The other day I realized something that has lain dormant in my noodle unconscious for years now, but which did not become clear to me until I thought about it in term of problems and solutions. Problem: It has always bothered me that hand-pulled noodles in soup grow limp very quickly, a problem I even wrote about two years ago during our hand-pulled noodles taste test. Solution: Don't eat hand-pulled noodles in soup.
Hand-pulled noodles are dramatic to watch being made. Starting with one cylindrical rope of dough, a noodle maker pulls and tug on that rope and folds it over his fingers, weaving his hands back and forth as if playing an accordion, each time stretching out the dough so that before long all ten of his fingers hold up progressively thinner strands of one singular, unbroken string of dough. The chewy texture and slightly irregular shape of a hand-pulled noodles keeps each strand interesting and fun to eat. So we checked out five hand-pulled noodle joints in Manhattan's Chinatown, looking for the best the neighborhood had to offer.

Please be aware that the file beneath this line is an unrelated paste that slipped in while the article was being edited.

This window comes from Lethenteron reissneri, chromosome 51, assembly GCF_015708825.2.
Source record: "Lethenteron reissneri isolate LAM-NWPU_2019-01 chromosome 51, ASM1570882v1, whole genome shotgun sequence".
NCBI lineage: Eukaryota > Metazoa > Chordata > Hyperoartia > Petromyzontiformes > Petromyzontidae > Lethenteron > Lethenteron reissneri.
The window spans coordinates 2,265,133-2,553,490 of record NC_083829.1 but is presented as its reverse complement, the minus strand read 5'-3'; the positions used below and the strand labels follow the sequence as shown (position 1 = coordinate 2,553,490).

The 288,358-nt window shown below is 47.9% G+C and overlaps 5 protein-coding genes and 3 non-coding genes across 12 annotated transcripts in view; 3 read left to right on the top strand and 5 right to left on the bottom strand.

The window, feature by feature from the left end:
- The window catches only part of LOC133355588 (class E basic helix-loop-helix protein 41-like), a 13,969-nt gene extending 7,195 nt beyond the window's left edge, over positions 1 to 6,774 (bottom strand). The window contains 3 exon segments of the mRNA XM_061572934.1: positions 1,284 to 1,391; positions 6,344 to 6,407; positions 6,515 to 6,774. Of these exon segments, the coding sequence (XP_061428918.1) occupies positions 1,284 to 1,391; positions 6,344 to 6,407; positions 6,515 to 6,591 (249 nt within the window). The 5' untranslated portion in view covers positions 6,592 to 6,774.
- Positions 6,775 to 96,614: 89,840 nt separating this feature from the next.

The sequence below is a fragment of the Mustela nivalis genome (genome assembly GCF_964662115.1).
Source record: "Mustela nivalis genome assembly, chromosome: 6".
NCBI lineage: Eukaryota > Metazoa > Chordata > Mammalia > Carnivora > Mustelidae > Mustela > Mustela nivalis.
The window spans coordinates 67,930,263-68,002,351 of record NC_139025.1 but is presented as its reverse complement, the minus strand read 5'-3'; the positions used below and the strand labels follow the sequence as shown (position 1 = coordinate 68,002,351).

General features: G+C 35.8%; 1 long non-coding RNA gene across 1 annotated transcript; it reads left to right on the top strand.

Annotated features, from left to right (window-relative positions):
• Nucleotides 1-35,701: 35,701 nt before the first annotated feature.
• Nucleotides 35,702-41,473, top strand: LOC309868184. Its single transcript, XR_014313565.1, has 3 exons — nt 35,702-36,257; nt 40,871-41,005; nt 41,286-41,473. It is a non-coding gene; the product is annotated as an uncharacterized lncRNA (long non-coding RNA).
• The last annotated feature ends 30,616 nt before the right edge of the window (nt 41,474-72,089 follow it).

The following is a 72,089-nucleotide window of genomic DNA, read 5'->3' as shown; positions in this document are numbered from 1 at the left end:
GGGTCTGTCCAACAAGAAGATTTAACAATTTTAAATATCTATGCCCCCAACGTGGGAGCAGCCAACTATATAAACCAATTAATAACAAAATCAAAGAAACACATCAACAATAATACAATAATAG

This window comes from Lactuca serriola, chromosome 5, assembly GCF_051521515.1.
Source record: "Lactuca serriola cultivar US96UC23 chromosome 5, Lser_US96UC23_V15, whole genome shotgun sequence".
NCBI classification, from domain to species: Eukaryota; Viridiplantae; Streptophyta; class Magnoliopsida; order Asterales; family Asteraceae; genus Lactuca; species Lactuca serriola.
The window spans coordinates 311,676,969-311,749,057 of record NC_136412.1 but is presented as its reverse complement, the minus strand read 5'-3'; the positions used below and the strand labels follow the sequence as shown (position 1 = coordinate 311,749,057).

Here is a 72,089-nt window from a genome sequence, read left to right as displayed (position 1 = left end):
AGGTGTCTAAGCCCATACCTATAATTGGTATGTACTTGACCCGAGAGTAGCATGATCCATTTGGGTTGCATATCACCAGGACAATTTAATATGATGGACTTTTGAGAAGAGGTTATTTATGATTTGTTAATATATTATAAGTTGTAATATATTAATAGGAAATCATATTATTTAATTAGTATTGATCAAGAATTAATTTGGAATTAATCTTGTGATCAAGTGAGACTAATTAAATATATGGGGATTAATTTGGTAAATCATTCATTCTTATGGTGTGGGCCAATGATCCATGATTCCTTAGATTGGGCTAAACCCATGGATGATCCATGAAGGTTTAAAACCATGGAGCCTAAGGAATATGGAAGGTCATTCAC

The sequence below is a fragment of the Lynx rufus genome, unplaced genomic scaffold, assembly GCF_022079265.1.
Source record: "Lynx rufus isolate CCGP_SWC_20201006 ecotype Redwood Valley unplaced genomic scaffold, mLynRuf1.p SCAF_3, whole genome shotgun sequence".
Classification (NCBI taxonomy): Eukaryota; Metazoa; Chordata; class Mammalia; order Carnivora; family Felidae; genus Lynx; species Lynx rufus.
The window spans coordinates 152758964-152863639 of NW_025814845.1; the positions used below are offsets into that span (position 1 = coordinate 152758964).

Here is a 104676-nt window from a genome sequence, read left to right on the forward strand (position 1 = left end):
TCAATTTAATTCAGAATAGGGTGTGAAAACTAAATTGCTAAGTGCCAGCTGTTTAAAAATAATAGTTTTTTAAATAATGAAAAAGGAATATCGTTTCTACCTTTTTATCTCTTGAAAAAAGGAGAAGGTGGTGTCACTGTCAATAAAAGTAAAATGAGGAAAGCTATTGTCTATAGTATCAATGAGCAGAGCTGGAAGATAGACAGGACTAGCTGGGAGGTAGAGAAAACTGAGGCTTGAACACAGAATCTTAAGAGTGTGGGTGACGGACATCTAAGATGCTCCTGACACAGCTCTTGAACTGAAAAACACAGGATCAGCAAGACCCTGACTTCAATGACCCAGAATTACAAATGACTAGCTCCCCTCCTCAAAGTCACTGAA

From China to Japan, Korea to Tibet, you can cross most of Asia by hopping from one noodle restaurant in New York to another. But with Japanese ramen, Chinese chow fun, Tibetan boe thuk, and Uyghur lagman all at your disposal, where do you start looking for the best? Here are 23 of our favorite noodles to get you started.